Fulham Reach


The Fulham Reach development is being undertaken by the client, St George Central London Ltd, who will transform this derelict 7.3 acre site into a thriving community which will provide 744 new homes just east of Hammersmith Bridge in London on the north bank of the River Thames. As part of the scheme, St George will be providing retail, commercial and leisure spaces, a community boating facility and a new pontoon for river access.

Richard Pearce, Project Director for St George, tells us about the project and how they have encompassed the Scheme.

1. Please can you describe the project you are working on?

The site has been disused for 10 years and historically it was the site of a distillery, saccharine works and sugar refinery.

The development is in excess of 60,000m2 and will be developed over a number of phases. Works on site commenced in November 2011 and currently we have completed the marketing suite, refurbished the Thames Path to this stretch of the river, constructed a new pontoon on the river and have commenced the first of the blocks with the first occupations due in 2014.

The decision to refurbish the river wall and to construct the pontoon at the commencement of the project works rather than at the end was as a result of liaison and dialogue with the local community as well as the Council. Both have been received well and have established a great benefit for the community from an early stage.


Pontoon works nearing completion.

The first block comprises 138 apartments, leisure and commercial facilities, with a proportion of the apartments being available through the discount market sale initiative which we are working in conjunction with the local Council to deliver. The block sits above a basement car park and includes at basement and ground floor levels amenities such as a swimming pool and sauna, gym and treatment rooms, screening room, snooker room, virtual golf room, wine tasting room and cellar, commercial and retail units and seven levels of accommodation above.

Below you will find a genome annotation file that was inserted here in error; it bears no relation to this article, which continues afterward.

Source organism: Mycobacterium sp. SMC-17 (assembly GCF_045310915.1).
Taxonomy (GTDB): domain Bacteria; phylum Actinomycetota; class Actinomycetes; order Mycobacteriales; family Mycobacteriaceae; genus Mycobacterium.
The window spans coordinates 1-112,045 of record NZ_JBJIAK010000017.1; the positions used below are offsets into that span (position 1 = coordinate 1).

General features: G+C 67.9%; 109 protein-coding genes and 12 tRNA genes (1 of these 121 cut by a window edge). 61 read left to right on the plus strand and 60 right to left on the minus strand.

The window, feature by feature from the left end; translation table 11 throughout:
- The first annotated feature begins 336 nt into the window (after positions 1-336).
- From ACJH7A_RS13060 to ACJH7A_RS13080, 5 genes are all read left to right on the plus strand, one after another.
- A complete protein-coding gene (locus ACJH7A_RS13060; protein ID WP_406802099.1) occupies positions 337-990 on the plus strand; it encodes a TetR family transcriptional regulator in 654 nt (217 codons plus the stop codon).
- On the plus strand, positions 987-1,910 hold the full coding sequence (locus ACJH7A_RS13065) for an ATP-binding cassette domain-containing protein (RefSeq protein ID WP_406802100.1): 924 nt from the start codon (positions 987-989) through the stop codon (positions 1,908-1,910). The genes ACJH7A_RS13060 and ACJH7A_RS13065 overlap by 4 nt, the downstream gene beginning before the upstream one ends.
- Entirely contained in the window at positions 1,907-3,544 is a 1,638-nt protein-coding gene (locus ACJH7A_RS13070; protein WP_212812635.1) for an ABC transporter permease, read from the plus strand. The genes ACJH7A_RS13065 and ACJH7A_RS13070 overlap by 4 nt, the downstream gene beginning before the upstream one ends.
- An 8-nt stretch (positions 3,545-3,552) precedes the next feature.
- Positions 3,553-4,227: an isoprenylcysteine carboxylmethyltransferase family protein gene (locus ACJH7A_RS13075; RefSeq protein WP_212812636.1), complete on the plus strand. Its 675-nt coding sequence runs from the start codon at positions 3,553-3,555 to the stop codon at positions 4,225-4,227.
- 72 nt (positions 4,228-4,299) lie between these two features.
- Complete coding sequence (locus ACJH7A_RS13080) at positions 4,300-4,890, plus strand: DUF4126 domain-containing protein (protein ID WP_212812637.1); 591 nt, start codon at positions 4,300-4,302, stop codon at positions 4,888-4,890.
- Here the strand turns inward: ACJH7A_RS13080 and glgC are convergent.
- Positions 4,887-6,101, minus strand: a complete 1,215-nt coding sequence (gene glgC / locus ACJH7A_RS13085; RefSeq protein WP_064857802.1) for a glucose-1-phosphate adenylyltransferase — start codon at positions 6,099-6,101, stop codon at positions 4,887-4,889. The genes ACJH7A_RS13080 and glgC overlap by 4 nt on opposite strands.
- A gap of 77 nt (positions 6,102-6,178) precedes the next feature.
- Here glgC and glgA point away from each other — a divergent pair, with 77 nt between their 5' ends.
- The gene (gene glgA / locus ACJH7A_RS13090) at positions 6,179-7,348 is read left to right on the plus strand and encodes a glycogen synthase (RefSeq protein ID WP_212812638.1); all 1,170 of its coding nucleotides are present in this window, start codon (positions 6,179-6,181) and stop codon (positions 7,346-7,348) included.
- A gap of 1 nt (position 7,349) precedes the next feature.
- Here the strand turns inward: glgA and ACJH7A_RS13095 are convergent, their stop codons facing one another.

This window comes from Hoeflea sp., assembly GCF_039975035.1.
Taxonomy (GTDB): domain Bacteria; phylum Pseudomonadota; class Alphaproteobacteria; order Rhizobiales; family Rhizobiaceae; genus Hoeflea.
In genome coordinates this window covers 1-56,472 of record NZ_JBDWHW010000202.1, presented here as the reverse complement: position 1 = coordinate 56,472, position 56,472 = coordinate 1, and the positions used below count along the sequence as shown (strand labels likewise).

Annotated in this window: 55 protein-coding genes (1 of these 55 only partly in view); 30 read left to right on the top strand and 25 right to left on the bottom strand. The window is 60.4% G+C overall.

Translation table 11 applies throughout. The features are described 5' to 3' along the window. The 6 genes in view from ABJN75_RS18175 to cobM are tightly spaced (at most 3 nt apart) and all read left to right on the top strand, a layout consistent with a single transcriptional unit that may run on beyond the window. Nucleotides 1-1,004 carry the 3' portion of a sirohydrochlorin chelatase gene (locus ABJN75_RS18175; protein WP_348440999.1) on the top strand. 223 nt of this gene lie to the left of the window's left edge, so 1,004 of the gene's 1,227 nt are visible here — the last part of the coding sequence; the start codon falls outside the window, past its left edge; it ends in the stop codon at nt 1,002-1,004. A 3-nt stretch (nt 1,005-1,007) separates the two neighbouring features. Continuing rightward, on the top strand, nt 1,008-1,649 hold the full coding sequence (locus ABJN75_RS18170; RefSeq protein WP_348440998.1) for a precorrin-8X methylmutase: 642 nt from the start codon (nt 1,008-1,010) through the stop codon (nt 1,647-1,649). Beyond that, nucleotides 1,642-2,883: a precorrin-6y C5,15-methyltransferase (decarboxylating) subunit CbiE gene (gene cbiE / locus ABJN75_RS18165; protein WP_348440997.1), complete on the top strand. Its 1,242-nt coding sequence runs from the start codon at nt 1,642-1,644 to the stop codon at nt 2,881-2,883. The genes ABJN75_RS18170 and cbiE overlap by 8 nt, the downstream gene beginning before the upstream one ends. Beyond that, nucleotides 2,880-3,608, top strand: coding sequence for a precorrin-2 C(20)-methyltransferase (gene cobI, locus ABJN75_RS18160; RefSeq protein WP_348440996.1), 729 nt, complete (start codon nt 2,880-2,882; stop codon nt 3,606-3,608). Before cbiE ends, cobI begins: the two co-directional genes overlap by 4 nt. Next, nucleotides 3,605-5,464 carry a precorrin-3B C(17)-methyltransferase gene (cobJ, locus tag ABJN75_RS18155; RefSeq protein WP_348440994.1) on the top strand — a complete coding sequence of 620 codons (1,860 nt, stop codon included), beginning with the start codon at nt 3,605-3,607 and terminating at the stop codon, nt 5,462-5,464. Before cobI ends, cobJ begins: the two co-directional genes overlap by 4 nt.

The master plan for the site was carefully developed and consultation held with the local community. The design is based on a warehouse aesthetic, a design approach which accentuates the industrial history of the site and uses materials such as London stock bricks, stone cladding and cornicing. Proportionally it therefore retains a traditional form.

We are also extremely proud of the refurbishment we have undertaken to the Thames Path at this location, where we have re-aligned the path to make it continuous along the river front, re-clad the existing river wall in reconstituted stone, replaced the handrail and path to create, what we consider, the best new piece of Thames Path developed in recent years.

The project will be developed in phases over the coming 5 - 7 years.

2. How have you incorporated the Scheme into your site?

The requirements of the Considerate Constructors Scheme are fully known to all managers and operatives on site, and are well presented from the initial site inductions through to tool box talks and meetings on the Scheme between St George and our contractors. At St George, not only are we the developer and builder, but once occupations by residents’ and tenants’ occur we fulfil the estate management function as well and hence it is in our interests everyday to run our developments to the highest order. The Scheme helps us achieve that.

We have incorporated a significant number of the Scheme’s requirements including the displaying of posters, through to meeting the local residents at community forums. We have always been open to engagement with residents of the local community and this is where we have got the best feedback on what is working well and what can be improved upon. The local residents are very welcoming to the development as they have had a disused site in their local area for a decade. We have been able to create landscaped gardens around our marketing suite and have replaced the perimeter site hoarding with a new hoarding that is well maintained. We have refurbished some of the hard landscaping in the area and we are undertaking the maintenance of the local Frank Banfield Park, where we have won a Green Flag Award.